In some circumstances an absence of up to 12 months would not break the continuity of residence. If your residence period started before 31 December 2020, but you stayed out of the country due to COVID, for example caring for a family member affected by COVID or having been advised by your employer not to return to the UK and continue working remotely, your absence of up to 12 months will count as a period of continuous residence.
Absence beyond 12 months will not be credited toward a period of continuous residence, but where you can demonstrate that the absence was for a serious reason you may be able to extend your pre-settled status to reach the qualifying five year period for indefinite leave to remain. According to the current guidance, the qualifying period in this case will be assessed cumulatively – up to the date when your absence stopped being credited toward continuous residence and from the date you returned to the UK.
In case of more than one absence for a serious reason, the guidance allows a second period of absence of more than six months (but not exceeding 12 months) where this absence was for an important reason and if one of the two prolonged absences was for a reason related to COVID. The first six months of the second period of absence will count toward continuous residence. After that he qualifying period will be paused but not interrupted and you may be able to extend your pre-settled status to reach the qualifying five years for the settled status.
What happens if an application under the EU Settlement Scheme is refused
If your application for a settled status was wrongly refused, you can appeal the refusal or apply for an administrative review.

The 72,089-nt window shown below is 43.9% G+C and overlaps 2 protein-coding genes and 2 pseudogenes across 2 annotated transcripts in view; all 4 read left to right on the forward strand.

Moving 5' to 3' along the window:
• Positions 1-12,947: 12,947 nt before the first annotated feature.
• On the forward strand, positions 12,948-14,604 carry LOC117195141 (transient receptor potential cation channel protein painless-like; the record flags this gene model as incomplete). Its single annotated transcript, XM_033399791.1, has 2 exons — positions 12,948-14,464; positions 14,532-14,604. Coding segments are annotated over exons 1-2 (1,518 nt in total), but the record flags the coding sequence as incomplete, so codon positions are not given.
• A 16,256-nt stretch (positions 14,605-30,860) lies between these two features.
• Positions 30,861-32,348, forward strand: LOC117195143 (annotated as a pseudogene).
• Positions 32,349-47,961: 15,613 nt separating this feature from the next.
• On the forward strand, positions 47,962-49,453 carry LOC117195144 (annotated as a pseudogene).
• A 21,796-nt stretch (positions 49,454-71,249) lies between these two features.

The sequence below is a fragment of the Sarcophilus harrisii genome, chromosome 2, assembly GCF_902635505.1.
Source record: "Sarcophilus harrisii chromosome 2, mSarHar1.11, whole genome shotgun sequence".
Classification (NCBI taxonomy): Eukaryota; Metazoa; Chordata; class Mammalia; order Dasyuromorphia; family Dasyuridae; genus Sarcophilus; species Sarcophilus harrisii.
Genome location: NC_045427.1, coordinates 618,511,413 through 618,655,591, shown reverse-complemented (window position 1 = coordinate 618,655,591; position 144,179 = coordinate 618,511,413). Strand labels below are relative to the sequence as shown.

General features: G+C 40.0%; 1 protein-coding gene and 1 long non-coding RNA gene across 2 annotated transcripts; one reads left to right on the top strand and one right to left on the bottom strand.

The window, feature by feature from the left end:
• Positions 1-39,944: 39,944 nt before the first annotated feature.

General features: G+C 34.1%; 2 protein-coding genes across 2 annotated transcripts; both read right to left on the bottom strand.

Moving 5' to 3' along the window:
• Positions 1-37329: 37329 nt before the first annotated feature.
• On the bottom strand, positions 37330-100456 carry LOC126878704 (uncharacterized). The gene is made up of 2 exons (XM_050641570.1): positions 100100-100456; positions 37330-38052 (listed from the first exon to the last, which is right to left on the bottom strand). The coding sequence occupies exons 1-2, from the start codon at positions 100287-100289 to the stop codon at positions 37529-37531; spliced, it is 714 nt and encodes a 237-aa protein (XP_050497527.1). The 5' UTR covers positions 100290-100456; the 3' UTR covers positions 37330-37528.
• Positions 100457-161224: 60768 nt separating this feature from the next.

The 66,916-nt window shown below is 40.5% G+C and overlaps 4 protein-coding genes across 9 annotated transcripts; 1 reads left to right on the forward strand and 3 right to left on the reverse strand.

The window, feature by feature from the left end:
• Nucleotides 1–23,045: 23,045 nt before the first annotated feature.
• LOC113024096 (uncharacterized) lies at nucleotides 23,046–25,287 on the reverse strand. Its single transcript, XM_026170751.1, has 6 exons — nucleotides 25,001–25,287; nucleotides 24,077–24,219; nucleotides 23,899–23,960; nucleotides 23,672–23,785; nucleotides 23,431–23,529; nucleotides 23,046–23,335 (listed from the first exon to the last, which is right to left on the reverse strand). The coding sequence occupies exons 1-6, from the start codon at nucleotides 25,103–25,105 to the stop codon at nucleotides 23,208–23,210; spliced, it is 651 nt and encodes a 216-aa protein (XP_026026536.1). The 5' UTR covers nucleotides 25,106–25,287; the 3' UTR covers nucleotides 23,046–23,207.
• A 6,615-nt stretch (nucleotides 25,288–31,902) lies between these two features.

If your application has been refused because the decision-maker incorrectly applied the Immigration Rules or a published policy or if you have new evidence that would better prove your case, administrative review may be your remedy.
An application for administrative review can be made within 28 days of receipt of the decision.
It costs £80 which are refunded to you if administrative review confirms that the decision-maker made a mistake in refusing your application. If the original decision is overturned because of the new information you have provided with the application for administrative review, you will not get a refund.
In addition, you may have the right to appeal to an immigration tribunal. Unless you are applying for an administrative review, you have 14 days to file an appeal if you are in the UK or 28 days if you are outside the UK.
You can appeal and apply for administrative review at the same time. Alternatively, you can wait for an outcome of the administrative review application and if you are not happy with it, appeal the original decision in an immigration tribunal.
Settled Status UK FAQs
Settled status is permission to remain in the UK indefinitely which is granted after Brexit to EU nationals.
You may have had permanent residence in the past but you still have to apply for settled status as this is a mandatory requirement, unless you naturalised as a British citizen.
You will lose settled status if you leave the UK for five years or more.
It is not clear as yet if you would be able to keep your settled status by short visits once in a while. So far, it look like this should be possible, but the law may eventually change.
Last updated on 20 October, 2023
Last updated on 21 December, 2022